GILGIT: The interim government in Gilgit-Baltistan has issued a strict warning to clerics and prayer leaders to not use mosques for electioneering in the legislative assembly polls.
According to a letter issued on Tuesday, the regional government said anyone who indulges in such activities will be dealt with under the National Action Plan. “Mosques are considered sacred and should not be used for any political gains,” stated the letter.
The warning came four days after the caretaker government announced legislative assembly elections for G-B will be held on June 8.
The letter stated that the G-B government has urged clerics and prayer leaders to steer clear of interfering in political matters and making statements against the army and police. It barred the clergy from holding protests, rallies and strikes which could fuel sectarian hatred in the region.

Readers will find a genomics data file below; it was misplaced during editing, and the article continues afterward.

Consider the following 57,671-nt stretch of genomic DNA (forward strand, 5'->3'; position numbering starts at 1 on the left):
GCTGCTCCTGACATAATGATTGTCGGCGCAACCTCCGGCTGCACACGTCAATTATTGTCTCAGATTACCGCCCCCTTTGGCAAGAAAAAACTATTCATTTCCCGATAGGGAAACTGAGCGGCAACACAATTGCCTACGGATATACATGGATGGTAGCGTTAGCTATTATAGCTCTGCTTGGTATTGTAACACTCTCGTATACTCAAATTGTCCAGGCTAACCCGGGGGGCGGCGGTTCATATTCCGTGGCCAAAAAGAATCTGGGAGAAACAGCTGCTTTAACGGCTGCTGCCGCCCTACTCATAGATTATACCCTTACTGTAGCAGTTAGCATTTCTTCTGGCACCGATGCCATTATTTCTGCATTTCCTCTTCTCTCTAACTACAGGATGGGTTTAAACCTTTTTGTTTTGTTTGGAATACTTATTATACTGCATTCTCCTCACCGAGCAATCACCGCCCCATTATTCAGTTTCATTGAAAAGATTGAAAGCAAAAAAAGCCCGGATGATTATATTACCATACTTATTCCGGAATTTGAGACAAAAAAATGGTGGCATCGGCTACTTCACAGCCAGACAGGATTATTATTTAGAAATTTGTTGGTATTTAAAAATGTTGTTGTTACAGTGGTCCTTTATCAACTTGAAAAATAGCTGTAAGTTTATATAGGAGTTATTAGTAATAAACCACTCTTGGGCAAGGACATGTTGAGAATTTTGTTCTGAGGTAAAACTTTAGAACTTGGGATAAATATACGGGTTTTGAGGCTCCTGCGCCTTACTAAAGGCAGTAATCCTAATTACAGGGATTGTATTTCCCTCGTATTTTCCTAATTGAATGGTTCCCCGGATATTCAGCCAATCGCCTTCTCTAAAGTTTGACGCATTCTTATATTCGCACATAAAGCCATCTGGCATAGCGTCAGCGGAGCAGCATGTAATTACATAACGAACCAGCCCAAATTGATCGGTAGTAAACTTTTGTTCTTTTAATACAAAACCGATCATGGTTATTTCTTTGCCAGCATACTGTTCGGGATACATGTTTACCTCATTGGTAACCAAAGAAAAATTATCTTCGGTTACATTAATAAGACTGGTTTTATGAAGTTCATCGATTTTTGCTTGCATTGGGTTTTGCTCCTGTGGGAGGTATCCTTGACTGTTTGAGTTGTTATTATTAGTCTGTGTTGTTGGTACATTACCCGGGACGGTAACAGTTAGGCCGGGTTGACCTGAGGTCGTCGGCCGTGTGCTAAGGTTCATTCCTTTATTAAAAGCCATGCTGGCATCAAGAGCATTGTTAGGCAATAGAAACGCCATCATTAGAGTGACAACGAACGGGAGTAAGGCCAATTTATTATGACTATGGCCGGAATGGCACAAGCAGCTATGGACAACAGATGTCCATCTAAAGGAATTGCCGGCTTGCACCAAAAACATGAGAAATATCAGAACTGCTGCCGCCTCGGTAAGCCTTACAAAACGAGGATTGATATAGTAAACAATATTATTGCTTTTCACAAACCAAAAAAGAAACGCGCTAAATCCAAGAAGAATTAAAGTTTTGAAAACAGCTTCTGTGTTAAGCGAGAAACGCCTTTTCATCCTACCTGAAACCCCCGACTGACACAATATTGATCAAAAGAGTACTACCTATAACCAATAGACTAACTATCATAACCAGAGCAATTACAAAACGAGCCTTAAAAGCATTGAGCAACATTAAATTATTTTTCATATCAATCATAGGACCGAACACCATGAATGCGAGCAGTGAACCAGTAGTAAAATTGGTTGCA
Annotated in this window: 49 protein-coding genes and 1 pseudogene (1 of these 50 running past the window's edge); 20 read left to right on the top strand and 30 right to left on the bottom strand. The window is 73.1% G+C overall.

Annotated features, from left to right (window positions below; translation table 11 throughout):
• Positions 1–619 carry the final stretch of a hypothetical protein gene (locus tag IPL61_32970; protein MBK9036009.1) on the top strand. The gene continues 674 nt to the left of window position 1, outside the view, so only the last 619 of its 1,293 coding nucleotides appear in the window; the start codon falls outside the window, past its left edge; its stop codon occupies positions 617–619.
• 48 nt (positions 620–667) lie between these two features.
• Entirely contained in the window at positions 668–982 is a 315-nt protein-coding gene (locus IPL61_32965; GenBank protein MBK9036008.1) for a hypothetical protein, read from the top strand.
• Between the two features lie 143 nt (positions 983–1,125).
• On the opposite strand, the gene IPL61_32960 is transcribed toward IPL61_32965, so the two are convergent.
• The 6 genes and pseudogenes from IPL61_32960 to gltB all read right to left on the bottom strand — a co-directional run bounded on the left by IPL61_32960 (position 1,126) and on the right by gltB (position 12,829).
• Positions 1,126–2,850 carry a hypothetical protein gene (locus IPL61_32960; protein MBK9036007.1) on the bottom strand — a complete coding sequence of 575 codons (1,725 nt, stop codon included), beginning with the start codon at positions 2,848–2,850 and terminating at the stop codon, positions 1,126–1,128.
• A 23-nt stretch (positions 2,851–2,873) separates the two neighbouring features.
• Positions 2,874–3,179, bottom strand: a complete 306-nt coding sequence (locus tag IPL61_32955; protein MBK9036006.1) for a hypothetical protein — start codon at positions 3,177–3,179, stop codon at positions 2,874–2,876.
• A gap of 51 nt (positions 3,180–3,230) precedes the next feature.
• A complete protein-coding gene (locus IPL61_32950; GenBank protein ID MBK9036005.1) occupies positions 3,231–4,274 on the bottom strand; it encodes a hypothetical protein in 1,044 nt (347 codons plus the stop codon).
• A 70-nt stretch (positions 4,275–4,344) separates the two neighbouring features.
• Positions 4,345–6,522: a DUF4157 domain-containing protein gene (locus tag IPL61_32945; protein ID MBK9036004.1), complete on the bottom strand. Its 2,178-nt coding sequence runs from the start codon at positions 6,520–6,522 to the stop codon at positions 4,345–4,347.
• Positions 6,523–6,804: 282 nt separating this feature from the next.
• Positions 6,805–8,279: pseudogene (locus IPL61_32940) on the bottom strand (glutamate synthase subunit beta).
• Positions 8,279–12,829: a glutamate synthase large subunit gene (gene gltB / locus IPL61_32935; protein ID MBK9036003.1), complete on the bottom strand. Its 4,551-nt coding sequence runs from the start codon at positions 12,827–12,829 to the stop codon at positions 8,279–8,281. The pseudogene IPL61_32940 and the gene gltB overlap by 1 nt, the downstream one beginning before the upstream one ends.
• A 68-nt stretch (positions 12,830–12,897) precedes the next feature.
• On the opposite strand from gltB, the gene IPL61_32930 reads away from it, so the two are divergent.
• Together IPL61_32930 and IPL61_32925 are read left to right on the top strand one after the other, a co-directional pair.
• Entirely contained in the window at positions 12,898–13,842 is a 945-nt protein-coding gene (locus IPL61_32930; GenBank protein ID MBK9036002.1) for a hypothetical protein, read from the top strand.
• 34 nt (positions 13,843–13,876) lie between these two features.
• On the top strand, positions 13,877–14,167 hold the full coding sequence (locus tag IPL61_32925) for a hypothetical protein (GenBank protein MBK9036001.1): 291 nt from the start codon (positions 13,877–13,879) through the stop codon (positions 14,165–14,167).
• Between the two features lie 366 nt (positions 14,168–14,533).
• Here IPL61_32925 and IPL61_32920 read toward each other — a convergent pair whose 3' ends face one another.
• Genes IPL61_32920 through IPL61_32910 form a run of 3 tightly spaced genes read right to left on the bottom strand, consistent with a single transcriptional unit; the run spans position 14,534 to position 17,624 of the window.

“Religious leaders have been asked to ensure a peaceful atmosphere for members of various sects to coexist in the region,” the letter added.
Political parties have been asked to seek prior approval before inviting political and religious leaders from outside the region for election campaigns.
Speaking to The Express Tribune, a government official said the decision was taken to strengthen democracy in the region.
“People will now be able to vote for any candidate they want to,” he said. “They will no longer be influenced by a group or a political party.”
The government’s decision has been viewed as a step in the right direction in a region where mosques have enjoyed considerable power due to the political vacuum created by the undecided constitutional status of the region.
In March 2012, the government sealed two mosques in Gilgit after fierce sectarian clashes left scores dead. However, the mosques were reopened in May after a law was enacted by the G-B Assembly in this regard.
Published in The Express Tribune, March 25th, 2015.